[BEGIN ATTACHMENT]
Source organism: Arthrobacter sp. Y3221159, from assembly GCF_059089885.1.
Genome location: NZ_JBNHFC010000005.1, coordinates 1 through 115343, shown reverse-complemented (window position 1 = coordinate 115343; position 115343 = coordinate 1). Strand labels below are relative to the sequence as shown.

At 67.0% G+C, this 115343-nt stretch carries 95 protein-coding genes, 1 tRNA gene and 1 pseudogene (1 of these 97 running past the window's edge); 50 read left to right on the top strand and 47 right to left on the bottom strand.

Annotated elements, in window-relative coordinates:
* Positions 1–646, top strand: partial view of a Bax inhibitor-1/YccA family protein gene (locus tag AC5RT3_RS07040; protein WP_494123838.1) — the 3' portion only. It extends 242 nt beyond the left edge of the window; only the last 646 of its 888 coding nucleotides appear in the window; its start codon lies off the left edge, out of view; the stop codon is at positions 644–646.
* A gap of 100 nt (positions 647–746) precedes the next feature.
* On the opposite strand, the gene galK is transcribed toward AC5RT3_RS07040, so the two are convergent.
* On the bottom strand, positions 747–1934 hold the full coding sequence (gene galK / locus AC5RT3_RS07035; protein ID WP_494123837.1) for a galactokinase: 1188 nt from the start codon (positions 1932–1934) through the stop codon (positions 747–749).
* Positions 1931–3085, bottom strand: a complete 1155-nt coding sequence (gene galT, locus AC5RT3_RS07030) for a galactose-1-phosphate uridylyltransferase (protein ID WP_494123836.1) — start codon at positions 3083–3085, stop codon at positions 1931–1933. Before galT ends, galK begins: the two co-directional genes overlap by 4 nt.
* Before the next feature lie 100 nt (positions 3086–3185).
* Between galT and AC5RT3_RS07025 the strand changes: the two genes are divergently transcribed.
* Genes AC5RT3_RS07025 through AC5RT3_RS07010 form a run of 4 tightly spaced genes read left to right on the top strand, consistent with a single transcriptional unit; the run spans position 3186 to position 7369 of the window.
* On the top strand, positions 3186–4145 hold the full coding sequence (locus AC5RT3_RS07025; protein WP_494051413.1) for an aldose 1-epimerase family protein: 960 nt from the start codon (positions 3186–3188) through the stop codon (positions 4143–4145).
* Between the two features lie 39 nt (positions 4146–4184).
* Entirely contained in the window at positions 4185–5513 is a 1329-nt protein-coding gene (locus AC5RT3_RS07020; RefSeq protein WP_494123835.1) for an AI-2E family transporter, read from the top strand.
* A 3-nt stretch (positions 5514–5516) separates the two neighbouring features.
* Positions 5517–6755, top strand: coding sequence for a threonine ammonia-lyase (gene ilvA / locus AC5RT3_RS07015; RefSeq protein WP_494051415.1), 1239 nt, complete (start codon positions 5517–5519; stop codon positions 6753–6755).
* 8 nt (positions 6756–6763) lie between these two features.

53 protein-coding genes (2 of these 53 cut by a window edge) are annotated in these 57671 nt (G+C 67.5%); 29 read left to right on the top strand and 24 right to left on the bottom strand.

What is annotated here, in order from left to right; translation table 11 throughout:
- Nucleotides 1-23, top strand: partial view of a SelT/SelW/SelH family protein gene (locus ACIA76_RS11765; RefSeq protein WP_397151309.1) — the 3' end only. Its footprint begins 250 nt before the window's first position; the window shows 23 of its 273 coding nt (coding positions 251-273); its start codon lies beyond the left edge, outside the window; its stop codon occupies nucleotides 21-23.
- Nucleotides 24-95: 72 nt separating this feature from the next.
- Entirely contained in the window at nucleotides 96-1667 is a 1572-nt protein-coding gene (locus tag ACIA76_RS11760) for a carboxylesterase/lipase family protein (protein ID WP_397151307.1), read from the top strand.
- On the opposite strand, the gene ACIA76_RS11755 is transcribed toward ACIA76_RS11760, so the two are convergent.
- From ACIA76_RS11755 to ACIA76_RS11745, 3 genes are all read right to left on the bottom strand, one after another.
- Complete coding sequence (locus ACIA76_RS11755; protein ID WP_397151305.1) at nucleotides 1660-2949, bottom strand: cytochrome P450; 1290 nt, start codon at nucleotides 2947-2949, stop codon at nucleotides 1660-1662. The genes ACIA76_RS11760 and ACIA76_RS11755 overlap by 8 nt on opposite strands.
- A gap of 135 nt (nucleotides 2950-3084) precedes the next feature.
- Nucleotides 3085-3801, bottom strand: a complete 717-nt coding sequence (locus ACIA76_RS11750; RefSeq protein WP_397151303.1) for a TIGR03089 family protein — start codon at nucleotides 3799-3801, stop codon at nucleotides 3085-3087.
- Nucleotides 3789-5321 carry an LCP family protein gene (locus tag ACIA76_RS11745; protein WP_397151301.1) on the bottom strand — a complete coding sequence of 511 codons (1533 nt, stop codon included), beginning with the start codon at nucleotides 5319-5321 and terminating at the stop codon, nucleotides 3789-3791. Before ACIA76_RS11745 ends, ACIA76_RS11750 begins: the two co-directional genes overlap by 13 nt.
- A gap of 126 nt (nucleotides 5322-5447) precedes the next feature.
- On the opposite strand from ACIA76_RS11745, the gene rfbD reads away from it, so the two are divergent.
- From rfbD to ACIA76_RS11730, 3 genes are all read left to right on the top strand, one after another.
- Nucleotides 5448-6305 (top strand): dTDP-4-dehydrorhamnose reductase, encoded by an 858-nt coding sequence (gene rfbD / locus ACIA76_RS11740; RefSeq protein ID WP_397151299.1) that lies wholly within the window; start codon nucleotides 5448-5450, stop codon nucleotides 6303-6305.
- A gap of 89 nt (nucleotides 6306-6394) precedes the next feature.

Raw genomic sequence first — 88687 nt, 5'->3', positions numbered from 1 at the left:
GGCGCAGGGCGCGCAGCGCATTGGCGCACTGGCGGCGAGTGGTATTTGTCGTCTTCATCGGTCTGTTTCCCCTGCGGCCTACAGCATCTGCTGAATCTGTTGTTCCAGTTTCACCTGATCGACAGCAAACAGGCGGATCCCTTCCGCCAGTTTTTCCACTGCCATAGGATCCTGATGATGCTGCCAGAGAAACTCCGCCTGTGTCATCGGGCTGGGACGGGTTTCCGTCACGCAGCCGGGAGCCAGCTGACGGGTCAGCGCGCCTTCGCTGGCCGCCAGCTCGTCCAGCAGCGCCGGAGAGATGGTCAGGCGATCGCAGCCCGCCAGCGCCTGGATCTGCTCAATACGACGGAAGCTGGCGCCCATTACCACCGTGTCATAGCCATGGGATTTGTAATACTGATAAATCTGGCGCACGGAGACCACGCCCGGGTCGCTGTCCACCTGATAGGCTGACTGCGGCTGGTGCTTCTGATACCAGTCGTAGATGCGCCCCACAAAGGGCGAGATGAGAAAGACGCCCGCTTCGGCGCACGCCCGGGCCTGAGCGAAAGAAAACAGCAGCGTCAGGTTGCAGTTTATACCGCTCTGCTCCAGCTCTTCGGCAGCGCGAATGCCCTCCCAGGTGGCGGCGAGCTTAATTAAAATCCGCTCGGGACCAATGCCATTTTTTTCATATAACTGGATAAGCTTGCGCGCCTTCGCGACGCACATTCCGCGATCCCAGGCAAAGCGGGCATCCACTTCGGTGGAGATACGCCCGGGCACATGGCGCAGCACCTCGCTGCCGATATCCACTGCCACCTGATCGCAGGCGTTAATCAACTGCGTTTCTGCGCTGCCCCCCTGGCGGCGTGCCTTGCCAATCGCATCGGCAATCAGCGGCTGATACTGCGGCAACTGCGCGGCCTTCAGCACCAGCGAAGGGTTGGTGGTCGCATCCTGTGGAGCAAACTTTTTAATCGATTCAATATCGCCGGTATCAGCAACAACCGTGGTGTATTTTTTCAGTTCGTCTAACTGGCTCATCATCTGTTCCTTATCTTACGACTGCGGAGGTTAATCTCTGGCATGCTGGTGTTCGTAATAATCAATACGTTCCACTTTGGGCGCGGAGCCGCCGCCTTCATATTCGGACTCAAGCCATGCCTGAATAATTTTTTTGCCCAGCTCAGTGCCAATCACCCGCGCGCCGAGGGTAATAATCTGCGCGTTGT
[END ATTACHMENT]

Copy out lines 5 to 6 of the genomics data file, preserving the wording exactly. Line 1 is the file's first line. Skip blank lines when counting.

* Positions 1–646, top strand: partial view of a Bax inhibitor-1/YccA family protein gene (locus tag AC5RT3_RS07040; protein WP_494123838.1) — the 3' portion only. It extends 242 nt beyond the left edge of the window; only the last 646 of its 888 coding nucleotides appear in the window; its start codon lies off the left edge, out of view; the stop codon is at positions 644–646.
* A gap of 100 nt (positions 647–746) precedes the next feature.